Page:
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Prices at stores/farmers markets etc,

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Tacoma, Washington
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Prices at stores/farmers markets etc,

I have heard people on various blogs, boards and travel sites talk about Gringo and Tica/Tico pricing in Costa Rica in general.

My question is are people expected to barter? When I have traveled in the past in other countries bartering was expected so I am curious, if you can get a better pricing if you are willing to haggle or will people take offense?

Thank you,

Costa Rica
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1. Re: Prices at stores/farmers markets etc,

No one expects you to barter except for street vendors.

Supermarkets, shops and farmers markets all have set prices so no haggling. It's an entirely different culture.

As for haggling with street vendors or something similar: Look at the item and see what you think it's worth. If it's a bit more than you think it's worth and you want it.... just buy it.

How good would it make you feel to save $1 or $2 which could be important to the person selling the item?

nebraska
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2. Re: Prices at stores/farmers markets etc,

I totally agree with Hattie. After coming to Costa Rica for several years, I now also apply the thought to other countries where bartering is "expected".

How important is to you vs. to the vendor?

Costa Rica
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3. Re: Prices at stores/farmers markets etc,

I once lived in a little town in Costa Rica up a very steep hill. One day, a young man came to my house selling papayas. He was pushing a wheelbarrow full of papayas and I know that he walked up that hill to try and sell those papayas because I had seen him earlier in town. He had four left and I bought them all! They were cheap..... about $1.50 each...... and they were big. I kept one and gave the others to my neighbors. Anyone that works that hard, I will do anything to help. It's funny, but a lot of people who give generously to various charities won't consider that the person selling you something could use a bit of help.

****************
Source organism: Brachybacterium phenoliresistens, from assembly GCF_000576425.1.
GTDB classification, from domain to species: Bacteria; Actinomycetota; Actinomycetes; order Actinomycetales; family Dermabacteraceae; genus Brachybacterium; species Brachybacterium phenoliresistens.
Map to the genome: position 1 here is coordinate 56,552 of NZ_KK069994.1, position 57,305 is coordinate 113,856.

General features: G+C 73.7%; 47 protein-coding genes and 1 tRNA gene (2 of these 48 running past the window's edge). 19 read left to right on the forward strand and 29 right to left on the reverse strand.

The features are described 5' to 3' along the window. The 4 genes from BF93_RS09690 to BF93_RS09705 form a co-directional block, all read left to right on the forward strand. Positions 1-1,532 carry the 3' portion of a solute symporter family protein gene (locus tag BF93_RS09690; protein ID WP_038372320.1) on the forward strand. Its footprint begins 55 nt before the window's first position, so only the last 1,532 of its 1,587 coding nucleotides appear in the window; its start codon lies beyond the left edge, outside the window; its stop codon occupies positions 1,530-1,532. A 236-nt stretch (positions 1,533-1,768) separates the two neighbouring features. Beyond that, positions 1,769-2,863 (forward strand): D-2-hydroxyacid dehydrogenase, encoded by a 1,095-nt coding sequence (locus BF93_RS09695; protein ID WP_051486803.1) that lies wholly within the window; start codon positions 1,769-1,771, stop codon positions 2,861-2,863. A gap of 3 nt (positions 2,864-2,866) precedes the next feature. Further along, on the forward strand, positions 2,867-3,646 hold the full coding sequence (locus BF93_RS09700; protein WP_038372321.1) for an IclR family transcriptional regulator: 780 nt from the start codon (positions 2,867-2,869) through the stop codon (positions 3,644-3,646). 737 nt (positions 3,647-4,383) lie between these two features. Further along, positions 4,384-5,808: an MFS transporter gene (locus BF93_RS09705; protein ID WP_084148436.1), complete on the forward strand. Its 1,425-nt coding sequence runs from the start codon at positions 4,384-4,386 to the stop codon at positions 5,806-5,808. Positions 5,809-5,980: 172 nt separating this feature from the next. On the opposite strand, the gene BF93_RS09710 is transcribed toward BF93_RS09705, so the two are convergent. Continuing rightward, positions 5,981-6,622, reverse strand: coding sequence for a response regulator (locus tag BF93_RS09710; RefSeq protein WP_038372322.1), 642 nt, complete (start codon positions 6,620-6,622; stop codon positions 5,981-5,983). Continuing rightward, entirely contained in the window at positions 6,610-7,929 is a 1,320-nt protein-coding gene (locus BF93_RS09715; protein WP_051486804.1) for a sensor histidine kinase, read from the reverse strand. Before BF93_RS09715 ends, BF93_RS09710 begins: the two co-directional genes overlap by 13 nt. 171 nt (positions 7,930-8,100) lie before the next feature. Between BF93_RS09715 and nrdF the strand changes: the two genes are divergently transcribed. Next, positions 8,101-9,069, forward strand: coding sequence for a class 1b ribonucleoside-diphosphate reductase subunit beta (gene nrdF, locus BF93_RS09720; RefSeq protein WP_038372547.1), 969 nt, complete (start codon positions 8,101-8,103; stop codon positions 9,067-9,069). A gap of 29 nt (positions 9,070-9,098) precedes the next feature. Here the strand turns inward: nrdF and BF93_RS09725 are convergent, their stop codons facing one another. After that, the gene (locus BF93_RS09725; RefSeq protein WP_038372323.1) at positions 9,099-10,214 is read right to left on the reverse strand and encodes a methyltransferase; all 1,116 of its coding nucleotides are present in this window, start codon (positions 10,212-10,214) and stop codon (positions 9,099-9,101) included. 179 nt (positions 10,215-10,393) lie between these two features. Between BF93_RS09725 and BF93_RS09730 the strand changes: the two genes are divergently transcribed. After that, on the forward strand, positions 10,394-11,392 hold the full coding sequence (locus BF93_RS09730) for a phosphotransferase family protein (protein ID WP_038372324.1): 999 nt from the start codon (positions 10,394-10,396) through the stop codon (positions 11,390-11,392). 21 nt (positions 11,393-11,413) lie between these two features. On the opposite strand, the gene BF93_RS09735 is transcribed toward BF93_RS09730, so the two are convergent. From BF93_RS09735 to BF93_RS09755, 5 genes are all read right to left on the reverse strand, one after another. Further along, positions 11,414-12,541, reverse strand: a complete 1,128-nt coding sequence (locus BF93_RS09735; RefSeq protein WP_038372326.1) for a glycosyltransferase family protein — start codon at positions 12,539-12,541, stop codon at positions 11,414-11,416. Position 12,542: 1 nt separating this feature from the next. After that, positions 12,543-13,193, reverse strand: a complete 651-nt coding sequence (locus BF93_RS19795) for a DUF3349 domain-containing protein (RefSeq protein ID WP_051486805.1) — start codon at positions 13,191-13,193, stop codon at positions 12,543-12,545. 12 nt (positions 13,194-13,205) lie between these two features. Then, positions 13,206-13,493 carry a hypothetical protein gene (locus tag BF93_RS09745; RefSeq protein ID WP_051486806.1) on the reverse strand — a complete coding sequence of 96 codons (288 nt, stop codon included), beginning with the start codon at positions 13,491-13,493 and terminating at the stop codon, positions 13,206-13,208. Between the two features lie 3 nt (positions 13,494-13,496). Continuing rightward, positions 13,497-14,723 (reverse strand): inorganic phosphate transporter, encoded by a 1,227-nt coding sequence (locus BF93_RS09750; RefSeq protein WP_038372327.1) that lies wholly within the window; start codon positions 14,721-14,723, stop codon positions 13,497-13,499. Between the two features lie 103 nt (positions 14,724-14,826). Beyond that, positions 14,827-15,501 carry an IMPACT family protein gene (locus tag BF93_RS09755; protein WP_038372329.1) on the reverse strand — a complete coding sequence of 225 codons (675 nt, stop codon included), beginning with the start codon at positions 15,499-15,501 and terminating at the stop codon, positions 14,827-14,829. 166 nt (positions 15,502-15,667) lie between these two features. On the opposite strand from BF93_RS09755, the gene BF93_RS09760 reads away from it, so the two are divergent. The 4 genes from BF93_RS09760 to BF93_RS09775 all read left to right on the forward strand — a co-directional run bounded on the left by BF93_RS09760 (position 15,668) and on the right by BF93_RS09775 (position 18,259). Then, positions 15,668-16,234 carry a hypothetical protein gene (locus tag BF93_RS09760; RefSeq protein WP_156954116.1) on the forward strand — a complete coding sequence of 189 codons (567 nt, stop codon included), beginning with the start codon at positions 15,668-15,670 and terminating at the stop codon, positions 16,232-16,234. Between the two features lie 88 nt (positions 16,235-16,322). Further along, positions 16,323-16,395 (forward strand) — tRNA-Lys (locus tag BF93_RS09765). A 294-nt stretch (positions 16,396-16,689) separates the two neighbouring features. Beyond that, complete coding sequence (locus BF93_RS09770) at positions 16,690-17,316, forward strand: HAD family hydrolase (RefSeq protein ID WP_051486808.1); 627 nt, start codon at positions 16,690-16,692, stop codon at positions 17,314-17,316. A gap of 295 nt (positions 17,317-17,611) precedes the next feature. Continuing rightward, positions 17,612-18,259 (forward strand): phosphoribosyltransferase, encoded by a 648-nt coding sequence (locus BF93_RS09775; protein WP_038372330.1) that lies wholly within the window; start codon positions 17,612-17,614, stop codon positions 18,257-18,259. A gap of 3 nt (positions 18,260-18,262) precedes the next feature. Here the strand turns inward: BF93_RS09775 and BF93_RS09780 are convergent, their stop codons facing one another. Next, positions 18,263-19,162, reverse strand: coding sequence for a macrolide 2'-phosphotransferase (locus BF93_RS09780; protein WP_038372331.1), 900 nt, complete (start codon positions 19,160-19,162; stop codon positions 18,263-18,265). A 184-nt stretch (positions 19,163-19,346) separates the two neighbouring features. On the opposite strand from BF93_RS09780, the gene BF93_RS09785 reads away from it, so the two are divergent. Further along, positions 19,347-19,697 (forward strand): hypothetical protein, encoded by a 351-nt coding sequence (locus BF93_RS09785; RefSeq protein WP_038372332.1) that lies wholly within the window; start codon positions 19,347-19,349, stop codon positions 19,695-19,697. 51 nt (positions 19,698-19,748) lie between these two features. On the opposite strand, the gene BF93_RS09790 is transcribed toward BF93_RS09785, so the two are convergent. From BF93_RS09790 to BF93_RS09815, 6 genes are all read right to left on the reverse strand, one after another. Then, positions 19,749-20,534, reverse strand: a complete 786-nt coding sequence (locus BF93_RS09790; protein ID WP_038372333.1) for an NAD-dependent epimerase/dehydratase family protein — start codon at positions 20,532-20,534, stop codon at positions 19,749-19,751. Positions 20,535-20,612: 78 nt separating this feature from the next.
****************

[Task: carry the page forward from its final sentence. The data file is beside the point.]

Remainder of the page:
Not trying to shame you zsazsa - I know that haggling is a way of life in some countries. Just not Costa Rica.

Tacoma, Washington
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4. Re: Prices at stores/farmers markets etc,

Honestly, I don't feel shamed at all, however, I think that is exactly what you were trying to do. I merely asked a relevant question, and clearly if I didn't give a squat I wouldn't have asked.

You are showing your colors :O

Edited: 21 February 2013, 02:41
Costa Rica
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5. Re: Prices at stores/farmers markets etc,

No, I was really not trying to "shame" you. Perhaps I could have written my post in a different way....

What "colors" am I showing by asking people to be compassionate?

Well, at least you have your answer. I am sure you will enjoy your visit to Costa Rica.

Grecia, Costa Rica
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for Province of Alajuela